Maybe. I’m not sure I agree that Boechler goes that far. But I do think that the Tax Court genuinely needs to wrestle with Boechler in ways it does not yet appear ready to. At the very least, I’d ask the Tax Court to look at jurisdictional issues with fresh eyes and retire the opening sentence of so many opinions: “We are a court of limited jurisdiction.” This favorite refrain of the Tax Court has never really done any legwork because, as Judge Posner aptly remarked in Flight Attendants v. Commissioner, 165 F.3d 572, 578 (7th Cir. 1999) “All federal courts are courts of limited jurisdiction.” (Hat tip to Bryan Camp’s article for highlighting that quote.) The inquiry is to the scope of that jurisdiction.

On that note, it genuinely confounds me that that Tax Court continues to interpret the scope of its CDP jurisdiction as if Congress placed it in a straitjacket. CDP was created by Congress precisely as a judicial check against IRS abuse. Thus, it rings a bit hollow when the petitioner demonstrates in a CDP case that the IRS did something abusive (like keep money it shouldn’t) and the Tax Court retorts, “We’re an Article I Court. If only Congress gave us power to remedy such abuses… alas.”

But the Tax Court decision in Brown (upheld by the 9th Circuit) is even worse than being just one more notch on the Thapedi-Thumper’s belt. As I’ll discuss in my next posts, Brown potentially represents the Tax Court tightening the straitjacket even further.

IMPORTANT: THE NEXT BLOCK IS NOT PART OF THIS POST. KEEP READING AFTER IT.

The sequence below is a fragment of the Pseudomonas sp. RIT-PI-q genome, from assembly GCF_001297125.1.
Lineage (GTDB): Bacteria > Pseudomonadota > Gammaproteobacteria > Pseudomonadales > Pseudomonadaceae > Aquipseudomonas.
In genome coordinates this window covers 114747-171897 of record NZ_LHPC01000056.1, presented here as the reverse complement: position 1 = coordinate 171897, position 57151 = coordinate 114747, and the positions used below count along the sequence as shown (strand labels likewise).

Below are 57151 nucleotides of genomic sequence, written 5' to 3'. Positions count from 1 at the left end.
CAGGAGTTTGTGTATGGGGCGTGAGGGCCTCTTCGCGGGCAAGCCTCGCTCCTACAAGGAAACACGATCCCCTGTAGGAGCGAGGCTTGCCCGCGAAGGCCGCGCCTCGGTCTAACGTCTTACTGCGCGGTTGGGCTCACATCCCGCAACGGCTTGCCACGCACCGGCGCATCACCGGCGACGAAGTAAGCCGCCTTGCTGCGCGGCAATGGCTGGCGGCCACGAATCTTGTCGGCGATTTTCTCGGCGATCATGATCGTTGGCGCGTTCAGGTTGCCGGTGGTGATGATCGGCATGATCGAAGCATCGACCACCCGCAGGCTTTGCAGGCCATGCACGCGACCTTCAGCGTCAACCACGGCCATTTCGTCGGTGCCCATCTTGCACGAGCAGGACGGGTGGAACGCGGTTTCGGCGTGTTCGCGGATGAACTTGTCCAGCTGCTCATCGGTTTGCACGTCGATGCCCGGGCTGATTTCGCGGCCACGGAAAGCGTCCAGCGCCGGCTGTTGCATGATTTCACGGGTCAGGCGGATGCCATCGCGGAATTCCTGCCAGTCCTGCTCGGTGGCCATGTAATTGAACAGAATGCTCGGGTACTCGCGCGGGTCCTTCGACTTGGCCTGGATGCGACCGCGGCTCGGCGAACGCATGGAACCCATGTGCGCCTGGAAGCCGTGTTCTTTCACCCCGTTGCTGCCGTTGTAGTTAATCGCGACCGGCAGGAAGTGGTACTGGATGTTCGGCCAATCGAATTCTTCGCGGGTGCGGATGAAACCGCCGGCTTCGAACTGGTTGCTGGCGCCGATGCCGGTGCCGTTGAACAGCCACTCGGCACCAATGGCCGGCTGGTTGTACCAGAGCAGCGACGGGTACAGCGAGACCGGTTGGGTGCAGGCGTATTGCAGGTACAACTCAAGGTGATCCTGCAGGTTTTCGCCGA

Getting Refunds in Collection Proceedings: Why CDP Matters

In my last two posts (see here and here) I have tried to put into perspective how a taxpayer is and isn’t constrained by the Tax Court’s lack of “refund” jurisdiction in CDP cases. In my posts I have tried to explain that the Tax Court may (1) functionally determine an “overpayment,” so long as it pertains to the propriety of a collection action, and (2) order the IRS to return money to the petitioner, so long as it is not a “rebate” refund (i.e. money representing an overpayment).

In this post I want to expand on the ability to get a refund in CDP a bit more, with a focus on how even if what you’re really after is the determination of an overpayment with a (rebate) refund, CDP may still be of use. To get there, we need to think a bit more holistically about how the CDP process really works, rather than just focusing on the (occasional) end-product of a Tax Court order.